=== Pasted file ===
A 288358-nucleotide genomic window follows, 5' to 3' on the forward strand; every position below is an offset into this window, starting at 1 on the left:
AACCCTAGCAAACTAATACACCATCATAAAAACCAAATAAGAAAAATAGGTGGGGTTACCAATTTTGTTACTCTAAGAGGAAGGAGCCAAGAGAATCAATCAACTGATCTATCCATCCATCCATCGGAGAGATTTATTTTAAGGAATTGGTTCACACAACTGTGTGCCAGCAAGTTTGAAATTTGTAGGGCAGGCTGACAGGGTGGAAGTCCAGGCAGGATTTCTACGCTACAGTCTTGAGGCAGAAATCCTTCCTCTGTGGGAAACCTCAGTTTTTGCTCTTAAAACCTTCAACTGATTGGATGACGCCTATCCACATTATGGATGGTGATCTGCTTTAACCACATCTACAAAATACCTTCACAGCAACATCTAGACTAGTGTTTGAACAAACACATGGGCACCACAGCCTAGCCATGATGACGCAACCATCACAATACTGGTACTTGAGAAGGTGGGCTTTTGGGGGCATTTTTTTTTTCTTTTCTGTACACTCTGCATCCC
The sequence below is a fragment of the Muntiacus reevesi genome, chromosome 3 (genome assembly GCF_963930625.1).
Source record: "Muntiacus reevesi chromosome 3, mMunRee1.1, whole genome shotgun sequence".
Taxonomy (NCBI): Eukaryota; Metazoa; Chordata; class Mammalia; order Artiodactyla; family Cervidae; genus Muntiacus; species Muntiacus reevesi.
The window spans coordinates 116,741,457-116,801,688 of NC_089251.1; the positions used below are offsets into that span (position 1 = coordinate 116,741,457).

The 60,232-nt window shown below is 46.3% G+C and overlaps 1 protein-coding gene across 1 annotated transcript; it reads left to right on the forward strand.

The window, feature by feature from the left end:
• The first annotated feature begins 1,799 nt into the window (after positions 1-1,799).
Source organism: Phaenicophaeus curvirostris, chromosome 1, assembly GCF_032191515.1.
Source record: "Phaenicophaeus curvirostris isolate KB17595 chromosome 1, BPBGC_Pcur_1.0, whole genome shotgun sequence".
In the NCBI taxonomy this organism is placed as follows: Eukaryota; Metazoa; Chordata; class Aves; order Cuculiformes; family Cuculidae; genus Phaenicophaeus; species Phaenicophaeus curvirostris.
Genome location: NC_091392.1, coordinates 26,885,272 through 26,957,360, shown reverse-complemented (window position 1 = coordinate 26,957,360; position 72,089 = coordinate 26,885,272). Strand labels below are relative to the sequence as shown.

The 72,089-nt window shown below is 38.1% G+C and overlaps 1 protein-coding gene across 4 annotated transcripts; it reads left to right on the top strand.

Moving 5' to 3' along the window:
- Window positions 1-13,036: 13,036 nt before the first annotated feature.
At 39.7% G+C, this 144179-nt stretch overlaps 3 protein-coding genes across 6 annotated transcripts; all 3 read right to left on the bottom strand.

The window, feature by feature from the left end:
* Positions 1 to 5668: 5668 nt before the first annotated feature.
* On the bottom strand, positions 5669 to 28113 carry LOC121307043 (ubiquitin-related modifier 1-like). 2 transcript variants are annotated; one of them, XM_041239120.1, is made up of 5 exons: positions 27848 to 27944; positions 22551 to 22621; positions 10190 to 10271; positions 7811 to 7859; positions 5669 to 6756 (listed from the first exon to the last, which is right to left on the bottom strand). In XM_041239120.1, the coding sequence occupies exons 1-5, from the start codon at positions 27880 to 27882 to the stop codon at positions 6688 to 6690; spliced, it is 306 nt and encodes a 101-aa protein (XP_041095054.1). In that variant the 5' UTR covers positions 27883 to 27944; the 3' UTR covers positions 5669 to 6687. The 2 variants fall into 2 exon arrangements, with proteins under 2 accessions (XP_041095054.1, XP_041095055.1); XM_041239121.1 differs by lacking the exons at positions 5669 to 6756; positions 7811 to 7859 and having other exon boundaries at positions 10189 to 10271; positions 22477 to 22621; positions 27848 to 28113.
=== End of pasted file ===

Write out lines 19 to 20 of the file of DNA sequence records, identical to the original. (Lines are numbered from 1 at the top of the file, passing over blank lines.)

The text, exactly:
* Positions 1 to 5668: 5668 nt before the first annotated feature.
* On the bottom strand, positions 5669 to 28113 carry LOC121307043 (ubiquitin-related modifier 1-like). 2 transcript variants are annotated; one of them, XM_041239120.1, is made up of 5 exons: positions 27848 to 27944; positions 22551 to 22621; positions 10190 to 10271; positions 7811 to 7859; positions 5669 to 6756 (listed from the first exon to the last, which is right to left on the bottom strand). In XM_041239120.1, the coding sequence occupies exons 1-5, from the start codon at positions 27880 to 27882 to the stop codon at positions 6688 to 6690; spliced, it is 306 nt and encodes a 101-aa protein (XP_041095054.1). In that variant the 5' UTR covers positions 27883 to 27944; the 3' UTR covers positions 5669 to 6687. The 2 variants fall into 2 exon arrangements, with proteins under 2 accessions (XP_041095054.1, XP_041095055.1); XM_041239121.1 differs by lacking the exons at positions 5669 to 6756; positions 7811 to 7859 and having other exon boundaries at positions 10189 to 10271; positions 22477 to 22621; positions 27848 to 28113.